Apple’s Quarterly Report

Jan28

Apple made their quarterly report on Tuesday and it was good, to say the least. Tim Cook announced that the Apple Watch will ship in April 2015, 74.5 million iPhones were sold, Apple Pay is still in the early days but makes up about 60% of all contactless payments, along with things.

AppleInsider.com broke it down by numbers:

$179 billion: Apple’s cash-on-hand.

$131.4 billion: The total cost of the Apollo program, adjusted for inflation.

$74.6 billion: Apple’s revenue.

$72.9 billion: The combined revenues of Microsoft, IBM, and Procter & Gamble in the same period.

$60.1 billion: Luxembourg’s GDP in 2013.

$18 billion: Apple’s profit. This is the most profit ever reported by a publicly-traded company.

$6.2 billion: The purchase price of a Nimitz-class aircraft carrier.

1 billion: iOS devices sold by Apple since the introduction of the iPhone.

500 million: Visitors to Apple’s brick-and-mortar and online stores.

474 million: Tourist arrivals to France, the U.S., Spain, China, Italy, Turkey, Germany, the U.K., Russia, and Thailand in 2013.

74.5 million: iPhones sold by Apple in the quarter.

25 million: Apple TVs sold since its release.

21.4 million: iPads sold by Apple in the quarter.

20 million: Copies of the game Skyrim sold since 2011.

5.5 million: Macs sold by Apple in the quarter.

$761,000: Apple’s revenue per employee.

$575,000: Apple’s revenue per minute.

$184,000: Apple’s net profit per employee.

$144,000: Average salary for an Apple software engineer, according to Glassdoor.

$687: The average selling price of the iPhone.

575: The number of iPhones Apple sold every minute of every day.

$45: The average selling price of phones from Microsoft’s handset unit last quarter.

Not so big after all: Sizing up the Apple Watch

Jan20

Critics of the unreleased Apple Watch, many and legion, seem quick to call it big and clunky. I had a little time on my hands, and decided to so some investigative research.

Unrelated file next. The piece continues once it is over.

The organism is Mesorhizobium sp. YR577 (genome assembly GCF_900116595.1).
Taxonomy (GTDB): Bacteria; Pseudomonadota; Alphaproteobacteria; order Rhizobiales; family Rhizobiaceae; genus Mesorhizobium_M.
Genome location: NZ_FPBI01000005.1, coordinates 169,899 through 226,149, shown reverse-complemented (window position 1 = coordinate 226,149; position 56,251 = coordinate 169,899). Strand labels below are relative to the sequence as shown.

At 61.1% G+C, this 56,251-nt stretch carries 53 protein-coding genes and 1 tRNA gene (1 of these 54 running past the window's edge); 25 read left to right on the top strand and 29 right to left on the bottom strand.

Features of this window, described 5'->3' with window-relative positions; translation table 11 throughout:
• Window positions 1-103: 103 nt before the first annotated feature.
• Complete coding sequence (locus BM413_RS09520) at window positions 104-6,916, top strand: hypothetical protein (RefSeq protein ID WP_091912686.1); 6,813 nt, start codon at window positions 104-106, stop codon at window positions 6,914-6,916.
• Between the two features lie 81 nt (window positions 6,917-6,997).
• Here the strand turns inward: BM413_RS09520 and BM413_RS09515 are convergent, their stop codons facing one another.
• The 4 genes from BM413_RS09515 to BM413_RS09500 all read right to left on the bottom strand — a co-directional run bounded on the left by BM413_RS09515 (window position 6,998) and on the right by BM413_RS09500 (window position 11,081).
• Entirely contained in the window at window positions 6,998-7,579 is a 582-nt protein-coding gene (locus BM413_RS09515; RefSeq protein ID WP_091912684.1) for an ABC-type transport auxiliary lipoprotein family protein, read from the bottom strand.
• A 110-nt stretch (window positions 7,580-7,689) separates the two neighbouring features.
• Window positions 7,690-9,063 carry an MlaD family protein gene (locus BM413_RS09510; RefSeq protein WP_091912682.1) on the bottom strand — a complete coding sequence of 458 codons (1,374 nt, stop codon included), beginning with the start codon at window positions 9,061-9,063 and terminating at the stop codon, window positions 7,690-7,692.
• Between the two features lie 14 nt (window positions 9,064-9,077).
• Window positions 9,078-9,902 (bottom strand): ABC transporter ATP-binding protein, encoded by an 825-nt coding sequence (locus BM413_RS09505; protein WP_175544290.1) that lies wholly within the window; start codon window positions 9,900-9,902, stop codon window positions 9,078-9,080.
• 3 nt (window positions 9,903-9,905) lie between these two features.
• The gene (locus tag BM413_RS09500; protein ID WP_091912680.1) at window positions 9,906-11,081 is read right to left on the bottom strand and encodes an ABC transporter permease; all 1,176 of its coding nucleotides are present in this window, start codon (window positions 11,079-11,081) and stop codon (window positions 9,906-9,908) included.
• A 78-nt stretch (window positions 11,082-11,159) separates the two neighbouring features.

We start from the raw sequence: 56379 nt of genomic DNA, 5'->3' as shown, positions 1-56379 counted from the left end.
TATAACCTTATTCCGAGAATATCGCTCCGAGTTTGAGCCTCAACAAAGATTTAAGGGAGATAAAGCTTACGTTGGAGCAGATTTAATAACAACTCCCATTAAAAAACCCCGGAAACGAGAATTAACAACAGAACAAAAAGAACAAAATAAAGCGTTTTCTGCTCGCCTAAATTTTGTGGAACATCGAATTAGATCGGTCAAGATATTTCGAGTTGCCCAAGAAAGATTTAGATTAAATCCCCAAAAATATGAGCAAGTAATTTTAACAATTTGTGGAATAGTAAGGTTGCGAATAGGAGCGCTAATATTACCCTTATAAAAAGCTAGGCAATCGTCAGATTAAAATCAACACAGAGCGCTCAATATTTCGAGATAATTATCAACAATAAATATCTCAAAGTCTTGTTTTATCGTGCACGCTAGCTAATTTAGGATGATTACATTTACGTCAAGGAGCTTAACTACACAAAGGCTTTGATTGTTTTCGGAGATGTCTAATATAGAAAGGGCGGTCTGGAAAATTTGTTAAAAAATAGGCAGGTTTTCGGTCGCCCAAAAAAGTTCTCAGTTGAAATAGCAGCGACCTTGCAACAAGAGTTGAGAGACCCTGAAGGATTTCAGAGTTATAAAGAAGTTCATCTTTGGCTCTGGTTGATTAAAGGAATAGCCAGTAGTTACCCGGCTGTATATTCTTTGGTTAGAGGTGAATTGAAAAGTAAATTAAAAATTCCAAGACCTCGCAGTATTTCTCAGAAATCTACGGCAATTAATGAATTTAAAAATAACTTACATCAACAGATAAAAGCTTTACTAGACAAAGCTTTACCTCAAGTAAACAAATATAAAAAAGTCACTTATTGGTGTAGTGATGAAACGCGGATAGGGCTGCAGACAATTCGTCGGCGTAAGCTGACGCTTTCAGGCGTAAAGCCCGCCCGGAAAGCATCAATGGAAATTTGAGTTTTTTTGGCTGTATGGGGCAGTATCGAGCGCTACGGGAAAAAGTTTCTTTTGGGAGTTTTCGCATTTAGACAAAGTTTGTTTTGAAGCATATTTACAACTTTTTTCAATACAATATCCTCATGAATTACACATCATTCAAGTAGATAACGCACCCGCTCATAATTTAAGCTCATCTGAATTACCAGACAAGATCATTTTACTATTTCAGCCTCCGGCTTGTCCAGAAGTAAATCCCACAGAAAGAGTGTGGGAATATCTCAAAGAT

Apple has released some sizing information and various Apple Watch sizing templates are available online. I downloaded one from Ryan P. Mack. Next I went hunting for my digital caliper (a device for making precise measurements) and failed to find it—must be in my toolchest at the Hack Factory. No worries, the analog caliper in my rigging bag sufficed. Finally, I pulled the (average sized) Bertucci field watch, my EDC (every day carry) timepiece, from my wrist. The Bertucci isn’t the smallest, thinnest watch I’ve owned, but it isn’t the bulkiest either. (Obviously) I find it to be an acceptable size for everyday wear.

Image comparing actual Bertucci watch to PDF print of Apple Watch Dimensions

Here’s my watch compared to the Apple Watch PDF. The caliper is set to the relevant dimension of the Bertucci watch

The larger Apple Watch case is 42mm tall. Using press images and videos, Ryan estimates that the width of the watch is 37.65mm and the thickness is 10.44mm + a 1mm “bump” for the heartrate sensor. My current watch case is 48mm tall, 39mm wide and 11-12mm thick in round, analog numbers.

Criticizing the styling of the Apple Watch is valid, that’s after all a matter of taste, but calling it “big” or “clunky” seems inaccurate. For all practical purposes, I’m wearing an Apple Watch sized timepiece today and (most) everyday.